No Webb Magic in St. Louis
After miraculously turning an off-day into a podium performance at A1, Cooper Webb was unable to repeat the feat in St. Louis, where a further bout with illness limited the Red Bull KTM rider to 12th in the 450SX main, his worst result since Minneapolis in 2018, where he finished 22nd (after breaking his leg in the first turn of the first Triple Crown race). Last year, Webb propelled himself to a championship by being able to avoid these types of nights. Will he be back to form at A2? –Aaron Hansel
Look Who’s Back!
It doesn’t matter who you are, who your favorite rider is, or if you even like Ken Roczen. If you didn’t feel even a small amount of happiness for the Honda HRC rider when he won his first supercross last week in almost three years you’re not human. The injuries, illness, and adversity Roczen has overcome to get back on top are immense, and even his competitors probably felt good for him last weekend. Before St. Louis the question was whether or not Roczen would win again. Now that he has, the question becomes, “When will he do it again?” -Hansel
Back on the Right Track
Literally. After a near crash and subsequent cutting of the track at A1 that cost him two positions, Austin Forkner did things perfectly in St. Louis, leading every single lap of the 250SX West main event to claim his first win since tearing his ACL last year. And since guys like Christian Craig, Michael Mosiman, and Dylan Ferrandis all had bad nights, Forkner boosted himself significantly in the points too—he now sits in second place, just five back of Justin Cooper. If Forkner puts it all together again at A2 it’ll be a solid step in establishing a winning tone for the season. –Hansel
Sometimes defending a title is harder than winning the first one, and so far that’s been true for defending 250SX West champ Dylan Ferrandis. Although extremely fast, he hasn’t found the winner’s circle yet. He got a bad start at A1 and found the dirt in St. Louis when he and Michael Mosiman tangled. He managed to salvage 12th but is now out of first by 15 points. It’s far from insurmountable, but it’s far better to be on the winning side of a points deficit than the other. We’ll see how he responds this weekend. –Hansel
When the racing ended at the opener in Anaheim, rider consensus was the dirt was quite a bit looser than usual, leading to a technical, rutted, and tricky racing surface. But with Monster Jam coming through the following week, the dirt is likely to be substantially different for A2. Monster trucks aren’t light machines and those tires have a huge footprint, which ends up compressing the dirt quite a bit. Expect the track to race differently this time around. -Hansel
Bam Bam Breakthrough
Justin Barcia backed up his opening round victory in St. Louis last week with a solid second place while under the weather. Though Barcia himself would like to think he’s a firm championship contender at this point, his track record hasn’t exactly shown this current form to be consistent. Bam Bam would like to keep this roll of good starts, consistent rides, and podiums going. If he can do that, we may have another real player in this race for the title. -Kellen Brauer
Two free practice sessions and four qualifying sessions into his rookie 450SX season, Adam Cianciarulo has been fastest in all of them. Though that raw speed has yet to convert to a victory, AC certainly has turned some heads in the early goings of this championship. Putting the racing aside, it will be interesting to see if he keeps up this string of qualifying domination. If he sweeps the day program once again, it will be another sign that his first career 450SX win can’t be far away. -Brauer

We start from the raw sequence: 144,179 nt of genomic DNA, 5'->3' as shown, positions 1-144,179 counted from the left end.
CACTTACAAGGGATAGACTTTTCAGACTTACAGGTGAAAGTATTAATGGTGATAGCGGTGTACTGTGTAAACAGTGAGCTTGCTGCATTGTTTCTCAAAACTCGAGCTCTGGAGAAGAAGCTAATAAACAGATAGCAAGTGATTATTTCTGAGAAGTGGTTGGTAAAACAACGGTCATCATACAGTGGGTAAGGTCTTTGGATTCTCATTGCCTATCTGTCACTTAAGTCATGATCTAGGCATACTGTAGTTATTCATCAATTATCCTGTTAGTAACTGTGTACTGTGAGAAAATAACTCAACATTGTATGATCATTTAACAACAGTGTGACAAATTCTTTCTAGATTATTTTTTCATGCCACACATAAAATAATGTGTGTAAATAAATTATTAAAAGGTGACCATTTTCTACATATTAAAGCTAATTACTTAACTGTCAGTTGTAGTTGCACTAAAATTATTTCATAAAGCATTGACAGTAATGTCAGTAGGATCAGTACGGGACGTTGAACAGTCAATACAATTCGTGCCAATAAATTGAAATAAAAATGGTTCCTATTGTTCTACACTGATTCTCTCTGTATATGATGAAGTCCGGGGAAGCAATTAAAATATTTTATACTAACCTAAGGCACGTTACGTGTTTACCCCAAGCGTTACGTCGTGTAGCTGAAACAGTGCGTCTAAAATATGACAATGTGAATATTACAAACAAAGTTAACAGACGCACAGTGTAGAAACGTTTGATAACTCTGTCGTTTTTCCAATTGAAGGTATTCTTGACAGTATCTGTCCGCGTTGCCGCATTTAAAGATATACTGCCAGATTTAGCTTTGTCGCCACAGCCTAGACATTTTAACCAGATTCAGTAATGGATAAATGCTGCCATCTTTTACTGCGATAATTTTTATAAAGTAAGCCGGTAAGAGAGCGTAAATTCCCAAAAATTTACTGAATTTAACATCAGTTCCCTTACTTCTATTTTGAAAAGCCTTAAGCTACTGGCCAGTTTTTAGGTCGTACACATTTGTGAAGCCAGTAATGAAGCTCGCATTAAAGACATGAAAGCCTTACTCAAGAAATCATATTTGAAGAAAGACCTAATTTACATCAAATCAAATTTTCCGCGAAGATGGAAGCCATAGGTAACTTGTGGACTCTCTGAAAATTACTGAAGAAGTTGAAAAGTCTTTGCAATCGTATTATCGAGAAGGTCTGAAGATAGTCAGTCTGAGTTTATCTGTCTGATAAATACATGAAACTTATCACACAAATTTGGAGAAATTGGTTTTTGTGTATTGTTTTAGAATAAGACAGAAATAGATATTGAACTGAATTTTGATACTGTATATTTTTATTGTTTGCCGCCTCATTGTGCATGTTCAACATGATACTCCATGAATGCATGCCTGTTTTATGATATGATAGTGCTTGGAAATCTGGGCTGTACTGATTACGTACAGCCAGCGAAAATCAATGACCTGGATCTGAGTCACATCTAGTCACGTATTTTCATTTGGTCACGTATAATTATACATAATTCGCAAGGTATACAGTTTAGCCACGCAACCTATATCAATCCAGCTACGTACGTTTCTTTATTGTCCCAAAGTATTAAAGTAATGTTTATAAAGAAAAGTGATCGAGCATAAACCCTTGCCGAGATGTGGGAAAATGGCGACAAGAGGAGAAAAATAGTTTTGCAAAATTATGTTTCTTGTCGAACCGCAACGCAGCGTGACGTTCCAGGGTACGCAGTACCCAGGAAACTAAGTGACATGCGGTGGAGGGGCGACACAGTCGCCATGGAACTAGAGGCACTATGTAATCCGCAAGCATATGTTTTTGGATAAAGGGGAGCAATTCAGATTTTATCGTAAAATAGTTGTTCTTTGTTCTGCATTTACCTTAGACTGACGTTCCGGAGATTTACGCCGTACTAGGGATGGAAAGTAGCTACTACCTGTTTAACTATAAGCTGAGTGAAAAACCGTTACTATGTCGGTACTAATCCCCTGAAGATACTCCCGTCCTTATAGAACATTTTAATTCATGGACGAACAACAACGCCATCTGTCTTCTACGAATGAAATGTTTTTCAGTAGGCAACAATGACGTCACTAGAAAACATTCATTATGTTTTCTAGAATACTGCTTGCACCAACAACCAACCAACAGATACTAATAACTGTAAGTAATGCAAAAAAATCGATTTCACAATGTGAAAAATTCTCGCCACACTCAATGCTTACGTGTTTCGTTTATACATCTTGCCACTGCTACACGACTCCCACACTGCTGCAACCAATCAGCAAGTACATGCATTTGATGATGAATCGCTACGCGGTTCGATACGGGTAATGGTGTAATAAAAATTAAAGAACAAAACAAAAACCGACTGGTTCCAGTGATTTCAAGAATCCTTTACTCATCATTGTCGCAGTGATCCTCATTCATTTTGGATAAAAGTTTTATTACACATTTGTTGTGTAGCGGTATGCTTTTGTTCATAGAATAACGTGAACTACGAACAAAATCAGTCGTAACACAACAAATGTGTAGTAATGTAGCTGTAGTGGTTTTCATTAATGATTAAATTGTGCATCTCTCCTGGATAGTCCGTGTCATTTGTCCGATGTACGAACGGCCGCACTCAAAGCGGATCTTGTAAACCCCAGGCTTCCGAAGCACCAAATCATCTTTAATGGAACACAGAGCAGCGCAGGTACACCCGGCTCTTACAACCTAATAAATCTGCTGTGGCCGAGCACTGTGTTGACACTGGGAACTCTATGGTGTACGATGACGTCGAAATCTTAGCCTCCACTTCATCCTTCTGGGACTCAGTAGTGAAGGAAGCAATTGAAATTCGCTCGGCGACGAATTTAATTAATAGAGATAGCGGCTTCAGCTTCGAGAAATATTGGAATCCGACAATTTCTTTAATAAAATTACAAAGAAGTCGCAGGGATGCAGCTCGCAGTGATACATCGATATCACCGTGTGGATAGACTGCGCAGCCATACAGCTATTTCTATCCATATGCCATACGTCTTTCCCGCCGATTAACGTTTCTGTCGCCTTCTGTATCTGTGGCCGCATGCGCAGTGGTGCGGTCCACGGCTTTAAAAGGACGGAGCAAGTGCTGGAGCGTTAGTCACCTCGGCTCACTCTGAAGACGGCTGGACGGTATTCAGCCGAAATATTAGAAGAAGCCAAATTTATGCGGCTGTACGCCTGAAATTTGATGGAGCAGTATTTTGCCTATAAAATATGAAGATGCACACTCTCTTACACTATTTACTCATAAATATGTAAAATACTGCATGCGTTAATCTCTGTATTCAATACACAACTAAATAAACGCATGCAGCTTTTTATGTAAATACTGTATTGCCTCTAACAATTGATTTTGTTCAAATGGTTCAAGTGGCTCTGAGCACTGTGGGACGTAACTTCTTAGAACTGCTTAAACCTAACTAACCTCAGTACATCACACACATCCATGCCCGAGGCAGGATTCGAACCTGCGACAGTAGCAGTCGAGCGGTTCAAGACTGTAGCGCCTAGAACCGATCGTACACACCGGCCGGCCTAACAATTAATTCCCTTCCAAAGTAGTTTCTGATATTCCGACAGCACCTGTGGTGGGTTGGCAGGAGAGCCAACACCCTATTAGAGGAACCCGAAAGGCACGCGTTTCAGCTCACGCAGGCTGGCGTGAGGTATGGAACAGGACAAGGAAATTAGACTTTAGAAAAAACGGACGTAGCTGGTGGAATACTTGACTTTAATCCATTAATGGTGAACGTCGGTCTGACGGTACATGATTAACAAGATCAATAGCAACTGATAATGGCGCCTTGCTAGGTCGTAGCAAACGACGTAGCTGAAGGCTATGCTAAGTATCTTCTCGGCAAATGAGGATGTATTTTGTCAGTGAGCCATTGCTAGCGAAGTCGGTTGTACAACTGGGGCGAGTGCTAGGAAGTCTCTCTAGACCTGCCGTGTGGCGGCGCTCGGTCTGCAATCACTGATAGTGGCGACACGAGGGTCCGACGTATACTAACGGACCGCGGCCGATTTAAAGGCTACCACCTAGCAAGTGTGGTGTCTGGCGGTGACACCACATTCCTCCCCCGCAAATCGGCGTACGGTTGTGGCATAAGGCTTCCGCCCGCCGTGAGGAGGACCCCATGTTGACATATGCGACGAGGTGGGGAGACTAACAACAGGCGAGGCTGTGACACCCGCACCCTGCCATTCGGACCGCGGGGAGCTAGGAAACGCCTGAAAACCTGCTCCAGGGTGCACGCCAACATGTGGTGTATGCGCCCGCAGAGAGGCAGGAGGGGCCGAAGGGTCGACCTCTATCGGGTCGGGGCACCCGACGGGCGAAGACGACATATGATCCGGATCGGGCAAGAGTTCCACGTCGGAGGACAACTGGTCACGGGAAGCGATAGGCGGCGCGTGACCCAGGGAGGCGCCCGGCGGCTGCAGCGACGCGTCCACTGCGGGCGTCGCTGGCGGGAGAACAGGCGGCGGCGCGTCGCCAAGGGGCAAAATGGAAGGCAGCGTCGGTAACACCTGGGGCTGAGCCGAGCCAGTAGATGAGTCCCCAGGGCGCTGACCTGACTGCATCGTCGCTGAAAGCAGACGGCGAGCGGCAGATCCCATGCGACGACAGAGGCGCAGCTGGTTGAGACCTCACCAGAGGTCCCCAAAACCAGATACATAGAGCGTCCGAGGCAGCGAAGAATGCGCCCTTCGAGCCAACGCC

Sixteen-year-old Jett Lawrence spent half the main event in St. Louis just bike lengths from Austin Forkner’s rear wheel. The enigmatic Aussie had a lot of hype built around him coming into the season and he definitely hasn’t disappointed. Though a bent rear brake lever caused him to drop off the podium and down to fifth last week, he learned some valuable lessons racing with the leaders for so long. If he can start out front again this week, maybe he stays the course for the full 15 minutes plus one lap and lands himself on the podium. -Brauer
Every week, the whoop section can make or break how a track ultimately races. This week, we have two sets of long whoops in back-to-back straight-aways. Even better that there are bowl turns at the end of them, albeit after a supercross triple and a peaked double, respectively. As Hansel said above, this soil is likely to be much harder and slicker this weekend meaning the whoops should stay relatively in-tact with some mild cupping. The whoop masters may finally have the first weekend of the season where they can really shine. Who is ready for some Malcolm Stewart highlights? -Brauer
Is Technical Supercross Back?
It doesn’t matter who you talk to, the general consensus is that supercross tracks used to be amazing and now they have become more “cookie cutter.” Omit 2020 thus far. The first two rounds have featured taller rhythm jumps with the idea appearing to be keeping speeds down by increasing airtime. Whether or not the jumps are built like that often depends on how much dirt is brought into the stadium. This week’s track looks less dirt consuming than the opener with more open floor space in the middle so it’s possible there’s even more dirt that can be spread around to the jumps on the track. Taller jumps, taller berms, taller whoops, people like the technical supercross tracks, and so far 2020 has delivered. Will round three offer the goods? -Brauer